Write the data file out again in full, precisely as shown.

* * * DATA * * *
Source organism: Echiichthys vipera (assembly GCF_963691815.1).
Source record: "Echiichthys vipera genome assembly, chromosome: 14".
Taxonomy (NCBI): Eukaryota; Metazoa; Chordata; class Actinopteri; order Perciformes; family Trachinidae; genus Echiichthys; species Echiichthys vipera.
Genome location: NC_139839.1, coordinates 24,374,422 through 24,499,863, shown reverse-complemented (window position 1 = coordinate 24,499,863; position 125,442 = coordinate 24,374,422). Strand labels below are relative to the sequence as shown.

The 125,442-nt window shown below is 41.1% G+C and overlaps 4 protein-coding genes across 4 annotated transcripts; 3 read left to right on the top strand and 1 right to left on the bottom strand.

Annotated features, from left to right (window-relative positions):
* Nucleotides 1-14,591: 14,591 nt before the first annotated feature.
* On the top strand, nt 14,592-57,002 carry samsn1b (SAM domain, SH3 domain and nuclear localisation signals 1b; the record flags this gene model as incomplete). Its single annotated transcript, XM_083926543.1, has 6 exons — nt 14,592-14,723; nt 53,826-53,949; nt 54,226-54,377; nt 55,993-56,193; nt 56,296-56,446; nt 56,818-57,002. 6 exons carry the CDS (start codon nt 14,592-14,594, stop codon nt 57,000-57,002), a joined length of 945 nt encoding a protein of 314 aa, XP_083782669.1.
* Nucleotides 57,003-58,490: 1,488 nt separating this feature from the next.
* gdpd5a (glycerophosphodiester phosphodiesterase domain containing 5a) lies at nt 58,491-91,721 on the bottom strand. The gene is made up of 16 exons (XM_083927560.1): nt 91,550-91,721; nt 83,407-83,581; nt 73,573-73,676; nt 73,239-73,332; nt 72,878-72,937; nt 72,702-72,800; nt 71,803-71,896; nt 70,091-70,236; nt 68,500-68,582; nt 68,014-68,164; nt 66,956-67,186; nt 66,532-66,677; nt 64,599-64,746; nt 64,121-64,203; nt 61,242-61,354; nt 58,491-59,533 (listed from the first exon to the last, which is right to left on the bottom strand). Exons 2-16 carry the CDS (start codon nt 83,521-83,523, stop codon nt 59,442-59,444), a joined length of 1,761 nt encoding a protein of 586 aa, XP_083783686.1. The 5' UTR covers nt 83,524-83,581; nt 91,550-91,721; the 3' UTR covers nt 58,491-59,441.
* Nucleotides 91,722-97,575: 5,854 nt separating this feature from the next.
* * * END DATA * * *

Source organism: Echiichthys vipera (assembly GCF_963691815.1).
Source record: "Echiichthys vipera genome assembly, chromosome: 14".
Taxonomy (NCBI): Eukaryota; Metazoa; Chordata; class Actinopteri; order Perciformes; family Trachinidae; genus Echiichthys; species Echiichthys vipera.
Genome location: NC_139839.1, coordinates 24,374,422 through 24,499,863, shown reverse-complemented (window position 1 = coordinate 24,499,863; position 125,442 = coordinate 24,374,422). Strand labels below are relative to the sequence as shown.

The 125,442-nt window shown below is 41.1% G+C and overlaps 4 protein-coding genes across 4 annotated transcripts; 3 read left to right on the top strand and 1 right to left on the bottom strand.

Annotated features, from left to right (window-relative positions):
* Nucleotides 1-14,591: 14,591 nt before the first annotated feature.
* On the top strand, nt 14,592-57,002 carry samsn1b (SAM domain, SH3 domain and nuclear localisation signals 1b; the record flags this gene model as incomplete). Its single annotated transcript, XM_083926543.1, has 6 exons — nt 14,592-14,723; nt 53,826-53,949; nt 54,226-54,377; nt 55,993-56,193; nt 56,296-56,446; nt 56,818-57,002. 6 exons carry the CDS (start codon nt 14,592-14,594, stop codon nt 57,000-57,002), a joined length of 945 nt encoding a protein of 314 aa, XP_083782669.1.
* Nucleotides 57,003-58,490: 1,488 nt separating this feature from the next.
* gdpd5a (glycerophosphodiester phosphodiesterase domain containing 5a) lies at nt 58,491-91,721 on the bottom strand. The gene is made up of 16 exons (XM_083927560.1): nt 91,550-91,721; nt 83,407-83,581; nt 73,573-73,676; nt 73,239-73,332; nt 72,878-72,937; nt 72,702-72,800; nt 71,803-71,896; nt 70,091-70,236; nt 68,500-68,582; nt 68,014-68,164; nt 66,956-67,186; nt 66,532-66,677; nt 64,599-64,746; nt 64,121-64,203; nt 61,242-61,354; nt 58,491-59,533 (listed from the first exon to the last, which is right to left on the bottom strand). Exons 2-16 carry the CDS (start codon nt 83,521-83,523, stop codon nt 59,442-59,444), a joined length of 1,761 nt encoding a protein of 586 aa, XP_083783686.1. The 5' UTR covers nt 83,524-83,581; nt 91,550-91,721; the 3' UTR covers nt 58,491-59,441.
* Nucleotides 91,722-97,575: 5,854 nt separating this feature from the next.